The author, Valerie Alexander, talks about the ridiculous pressure young women are put under to have successful jobs, marriages and babies.
Alexander asks her friends (many of them now divorced), "Hey, can I have back the thousands of dollars I spent being in your weddings? Because the wedding really is the problem, or more precisely, the desire for a wedding."
|Image courtesy of The Huffington Post.|
Weddings are expensive and full of (ridiculous) fanfare. And, coincidentally every girl dreams about their wedding, starting in preschool. Now thanks to Pinterest ... every little girl's "dream" is turned into a full-on circus with matching DIY chair signs, enormous centerpieces filled with flowers imported from Thailand and lace aisle runners hand-tatted by nuns in France.
And for some reason, I still want to get married. I haven't started the planning process yet, but I don't think I'll need imported flowers or out of control extras. I want to have a simple ceremony and a fun reception, where we can celebrate with all of our friends and family. But in the mean time, what if I just want to enjoy being Homeboy's girlfriend for a little while longer? Let us decide when we should get married. Graduating college came first, and luckily I have the diploma to prove it.
Earning that said diploma hanging on my wall was the hardest thing I've done to date. After graduation, I got a job and am using my degree working for a company I really believe in. Shouldn't that act be celebrated rather than minimized by you looking at my bare left hand and shaking your head or clucking your tongue?
Alexander brings up a good point, "And what if, as a society, we celebrated other milestones instead? Wouldn't it be amazing if college graduations were given the wedding treatment? If the commencement ceremony included a $3,000 dress and a $70-a-plate dinner for friends and family who came in from all over the country? Photographers, flowers, dancing, a band? "You've got to see my graduation video. It was so beautiful!" What would be the outcome if little girls had 32 television shows to watch about that? Would that give them something else to aspire to? To dream about?"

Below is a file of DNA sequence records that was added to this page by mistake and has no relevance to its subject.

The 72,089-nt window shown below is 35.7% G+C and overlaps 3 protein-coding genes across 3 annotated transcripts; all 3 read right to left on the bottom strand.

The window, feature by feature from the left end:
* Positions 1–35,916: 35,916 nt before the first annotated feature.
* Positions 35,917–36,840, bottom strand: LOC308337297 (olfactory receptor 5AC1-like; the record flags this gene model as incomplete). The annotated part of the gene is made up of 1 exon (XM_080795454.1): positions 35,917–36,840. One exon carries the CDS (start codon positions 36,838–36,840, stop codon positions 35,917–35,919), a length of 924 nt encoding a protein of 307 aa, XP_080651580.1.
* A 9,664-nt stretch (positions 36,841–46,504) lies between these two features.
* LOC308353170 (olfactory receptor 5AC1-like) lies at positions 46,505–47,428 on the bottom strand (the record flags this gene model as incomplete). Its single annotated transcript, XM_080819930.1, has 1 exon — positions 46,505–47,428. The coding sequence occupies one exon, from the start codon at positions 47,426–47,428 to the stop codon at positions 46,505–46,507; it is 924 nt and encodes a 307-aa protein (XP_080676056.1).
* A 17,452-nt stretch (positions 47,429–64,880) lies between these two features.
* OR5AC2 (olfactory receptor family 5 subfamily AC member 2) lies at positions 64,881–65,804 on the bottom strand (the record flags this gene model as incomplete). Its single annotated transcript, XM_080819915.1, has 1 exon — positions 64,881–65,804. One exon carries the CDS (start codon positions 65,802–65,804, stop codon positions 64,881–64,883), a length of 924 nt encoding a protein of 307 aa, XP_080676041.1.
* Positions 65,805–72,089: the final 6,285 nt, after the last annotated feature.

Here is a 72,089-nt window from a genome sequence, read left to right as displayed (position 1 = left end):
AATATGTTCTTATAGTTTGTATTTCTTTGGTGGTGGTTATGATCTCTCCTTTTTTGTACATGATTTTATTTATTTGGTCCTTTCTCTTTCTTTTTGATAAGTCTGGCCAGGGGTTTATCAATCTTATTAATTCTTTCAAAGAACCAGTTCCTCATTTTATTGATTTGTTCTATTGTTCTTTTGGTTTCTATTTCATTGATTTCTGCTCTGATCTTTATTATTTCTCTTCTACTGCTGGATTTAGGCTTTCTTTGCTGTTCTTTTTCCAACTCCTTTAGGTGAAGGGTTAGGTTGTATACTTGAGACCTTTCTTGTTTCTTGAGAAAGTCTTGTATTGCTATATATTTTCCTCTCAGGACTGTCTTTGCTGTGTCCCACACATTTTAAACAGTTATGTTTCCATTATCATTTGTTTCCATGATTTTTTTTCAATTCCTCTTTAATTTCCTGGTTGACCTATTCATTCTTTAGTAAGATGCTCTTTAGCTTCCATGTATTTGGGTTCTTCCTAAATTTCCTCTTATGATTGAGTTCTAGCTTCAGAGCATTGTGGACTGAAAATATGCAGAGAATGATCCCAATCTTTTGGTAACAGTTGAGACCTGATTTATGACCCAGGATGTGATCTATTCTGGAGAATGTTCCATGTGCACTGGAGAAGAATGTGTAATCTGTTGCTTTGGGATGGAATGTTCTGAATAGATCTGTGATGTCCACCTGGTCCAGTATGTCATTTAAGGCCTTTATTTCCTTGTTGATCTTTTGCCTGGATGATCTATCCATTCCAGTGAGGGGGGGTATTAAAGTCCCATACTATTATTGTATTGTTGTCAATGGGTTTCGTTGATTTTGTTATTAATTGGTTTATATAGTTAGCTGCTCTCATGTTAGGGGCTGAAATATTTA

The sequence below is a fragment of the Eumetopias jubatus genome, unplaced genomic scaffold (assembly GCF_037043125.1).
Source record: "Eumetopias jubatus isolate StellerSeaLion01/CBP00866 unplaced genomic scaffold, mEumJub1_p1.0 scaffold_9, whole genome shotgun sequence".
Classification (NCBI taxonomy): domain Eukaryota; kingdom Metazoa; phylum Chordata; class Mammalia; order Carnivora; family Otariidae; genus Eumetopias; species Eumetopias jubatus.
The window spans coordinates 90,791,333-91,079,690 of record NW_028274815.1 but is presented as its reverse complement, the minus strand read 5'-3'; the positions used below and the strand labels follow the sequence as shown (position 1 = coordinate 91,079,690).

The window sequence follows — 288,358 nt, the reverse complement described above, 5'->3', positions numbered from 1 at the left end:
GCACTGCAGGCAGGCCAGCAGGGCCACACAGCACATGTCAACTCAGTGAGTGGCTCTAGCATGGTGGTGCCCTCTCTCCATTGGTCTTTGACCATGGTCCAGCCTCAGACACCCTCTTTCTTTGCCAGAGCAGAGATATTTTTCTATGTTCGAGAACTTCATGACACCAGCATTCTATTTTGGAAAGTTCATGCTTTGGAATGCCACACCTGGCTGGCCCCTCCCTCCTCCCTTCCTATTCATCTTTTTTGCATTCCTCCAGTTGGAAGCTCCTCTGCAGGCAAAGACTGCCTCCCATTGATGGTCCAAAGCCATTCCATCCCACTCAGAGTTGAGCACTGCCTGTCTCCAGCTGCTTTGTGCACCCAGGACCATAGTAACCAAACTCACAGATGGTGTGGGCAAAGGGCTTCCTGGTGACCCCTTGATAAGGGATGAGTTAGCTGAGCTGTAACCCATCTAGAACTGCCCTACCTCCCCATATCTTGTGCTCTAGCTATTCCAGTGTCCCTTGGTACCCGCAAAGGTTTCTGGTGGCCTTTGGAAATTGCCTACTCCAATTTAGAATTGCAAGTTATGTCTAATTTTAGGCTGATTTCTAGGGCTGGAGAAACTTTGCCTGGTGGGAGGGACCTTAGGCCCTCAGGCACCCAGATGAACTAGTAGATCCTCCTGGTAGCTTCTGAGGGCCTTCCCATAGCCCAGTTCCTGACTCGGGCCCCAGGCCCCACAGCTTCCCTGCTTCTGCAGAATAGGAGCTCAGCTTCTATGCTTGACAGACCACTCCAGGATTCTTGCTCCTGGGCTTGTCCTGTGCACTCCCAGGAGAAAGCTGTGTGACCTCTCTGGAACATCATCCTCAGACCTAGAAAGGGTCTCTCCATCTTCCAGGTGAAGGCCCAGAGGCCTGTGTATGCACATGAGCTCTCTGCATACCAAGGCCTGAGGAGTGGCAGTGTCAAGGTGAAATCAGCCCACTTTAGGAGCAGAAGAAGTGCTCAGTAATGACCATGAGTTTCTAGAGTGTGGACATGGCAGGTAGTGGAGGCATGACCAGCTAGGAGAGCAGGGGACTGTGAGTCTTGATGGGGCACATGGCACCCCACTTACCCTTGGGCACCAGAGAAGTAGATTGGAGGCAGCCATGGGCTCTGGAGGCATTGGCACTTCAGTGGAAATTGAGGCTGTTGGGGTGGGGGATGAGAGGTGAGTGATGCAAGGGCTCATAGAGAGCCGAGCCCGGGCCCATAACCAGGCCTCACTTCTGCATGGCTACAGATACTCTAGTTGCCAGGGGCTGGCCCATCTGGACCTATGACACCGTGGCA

|Homeboy and me on our recent trip to Maine.|
I've had people ask me on Facebook, in person, on the phone and in the grocery store when I'm getting engaged. The answer is ... I don't know and I don't want to know! I am a planner through and through, but for this one (big, huge, important, monumental) moment, I'm going to trust my boyfriend to handle it. Call me old fashioned, but I want to be surprised and I want the moment to be special.
Here is what I'm asking --- censor yourself. In a recent article, "Think Before You Post? 5 Reasons People Self-Censor on Facebook," NBC News shares results from a recent Facebook survey.
According to the survey, people censored their posts for 5 reasons -
Now, I have conflicting views about Facebook in general. Homeboy thinks people share too much, and on most levels, I agree. But, I still post something on my wall - usually daily.
- People didn't want to "instigate or continue an argument," because fighting on Facebook isn't fun for anybody.
- Users also didn't want to "offend others," which is why people are always sharing cat videos, not their political manifestos. That, the study said, usually results in users sharing "content for the 'lowest common denominator' — content that would be appropriate for any of the user's distinct social circles."
- People didn't want to "bore" their friends.
- Also, they were hesistant to "post content that they believed might be inconsistent with their self-representations." Yes, we're talking to you, PhD student who secretly wants to post about "Duck Dynasty."
- Users neglected to post "due to technological constraints," for example, getting frustrated when trying to post with the mobile app.
I have censored my posts based on all of the above reasons. I'm sure all of my "cow" posts and Cougar Fleming pictures bore some people, but I have friends all over the country and I enjoy sharing a little part of my day with them, but not everything.
Here's the kicker people - what if we censored our live, human conversations with the same integrity? According to the article, "Overall, 33 percent of all posts written during the 17-day study were self-censored." Imagine, if you didn't say 33% of the things you've started to say.
You might not realize - but when you're asking me when I'm getting engaged, you're making me terribly self-conscious. What is wrong with me that I'm not engaged yet? When you ask someone when they're going to have a baby, maybe they've been trying for months to no avail. Why can't we get pregnant? They're asking themselves that everyday. When you ask someone how the job searching is going, you're really just rubbing salt in the wound. Finding a job is hard, and sometimes even with a great resume and people skills - it takes a while, trust me.
I'm not asking you to not get married or have a baby or ask about your friends' lives, but maybe just put yourself in their shoes when you ask really personal questions?
Not everyone gets to go to a job they enjoy, be in a loving relationship and have an awesome pet dog like I do. And I get that! For right now, that's enough. That's all I need in my life. One day, I will get married. One day, I'll have a kid that's not covered in golden fur. But for now, I've got a job I enjoy, a boyfriend I love, and a cute house in the country that is warm and functional.
And for some reason, I still want to get married - SOMEDAY. But please don't snub your nose at me (or anyone else) who hasn't done those things in a particular order based on your imaginary time schedule.